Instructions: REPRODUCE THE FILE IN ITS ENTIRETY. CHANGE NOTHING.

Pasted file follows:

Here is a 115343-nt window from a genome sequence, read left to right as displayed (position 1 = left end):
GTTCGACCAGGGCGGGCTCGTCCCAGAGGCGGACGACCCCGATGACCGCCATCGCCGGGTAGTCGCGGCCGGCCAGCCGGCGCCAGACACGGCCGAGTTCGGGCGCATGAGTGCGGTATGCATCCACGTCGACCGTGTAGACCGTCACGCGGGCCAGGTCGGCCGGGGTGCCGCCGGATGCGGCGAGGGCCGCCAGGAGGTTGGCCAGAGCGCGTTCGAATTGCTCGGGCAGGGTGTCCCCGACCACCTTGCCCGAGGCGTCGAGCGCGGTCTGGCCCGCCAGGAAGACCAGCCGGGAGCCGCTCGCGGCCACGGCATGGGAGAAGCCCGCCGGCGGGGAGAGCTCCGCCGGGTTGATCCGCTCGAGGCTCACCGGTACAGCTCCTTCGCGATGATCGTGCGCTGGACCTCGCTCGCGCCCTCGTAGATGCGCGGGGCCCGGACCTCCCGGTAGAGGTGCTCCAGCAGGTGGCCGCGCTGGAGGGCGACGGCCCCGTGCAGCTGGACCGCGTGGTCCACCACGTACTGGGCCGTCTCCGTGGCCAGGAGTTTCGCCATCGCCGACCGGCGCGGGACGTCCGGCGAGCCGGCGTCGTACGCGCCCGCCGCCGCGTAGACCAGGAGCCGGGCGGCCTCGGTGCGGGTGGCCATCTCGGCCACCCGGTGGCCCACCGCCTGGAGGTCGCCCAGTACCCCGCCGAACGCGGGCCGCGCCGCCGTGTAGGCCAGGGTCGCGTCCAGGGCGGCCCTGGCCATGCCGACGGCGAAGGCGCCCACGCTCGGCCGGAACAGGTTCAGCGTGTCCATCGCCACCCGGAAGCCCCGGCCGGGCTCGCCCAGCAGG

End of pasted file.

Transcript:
Here is a 115343-nt window from a genome sequence, read left to right as displayed (position 1 = left end):
GTTCGACCAGGGCGGGCTCGTCCCAGAGGCGGACGACCCCGATGACCGCCATCGCCGGGTAGTCGCGGCCGGCCAGCCGGCGCCAGACACGGCCGAGTTCGGGCGCATGAGTGCGGTATGCATCCACGTCGACCGTGTAGACCGTCACGCGGGCCAGGTCGGCCGGGGTGCCGCCGGATGCGGCGAGGGCCGCCAGGAGGTTGGCCAGAGCGCGTTCGAATTGCTCGGGCAGGGTGTCCCCGACCACCTTGCCCGAGGCGTCGAGCGCGGTCTGGCCCGCCAGGAAGACCAGCCGGGAGCCGCTCGCGGCCACGGCATGGGAGAAGCCCGCCGGCGGGGAGAGCTCCGCCGGGTTGATCCGCTCGAGGCTCACCGGTACAGCTCCTTCGCGATGATCGTGCGCTGGACCTCGCTCGCGCCCTCGTAGATGCGCGGGGCCCGGACCTCCCGGTAGAGGTGCTCCAGCAGGTGGCCGCGCTGGAGGGCGACGGCCCCGTGCAGCTGGACCGCGTGGTCCACCACGTACTGGGCCGTCTCCGTGGCCAGGAGTTTCGCCATCGCCGACCGGCGCGGGACGTCCGGCGAGCCGGCGTCGTACGCGCCCGCCGCCGCGTAGACCAGGAGCCGGGCGGCCTCGGTGCGGGTGGCCATCTCGGCCACCCGGTGGCCCACCGCCTGGAGGTCGCCCAGTACCCCGCCGAACGCGGGCCGCGCCGCCGTGTAGGCCAGGGTCGCGTCCAGGGCGGCCCTGGCCATGCCGACGGCGAAGGCGCCCACGCTCGGCCGGAACAGGTTCAGCGTGTCCATCGCCACCCGGAAGCCCCGGCCGGGCTCGCCCAGCAGG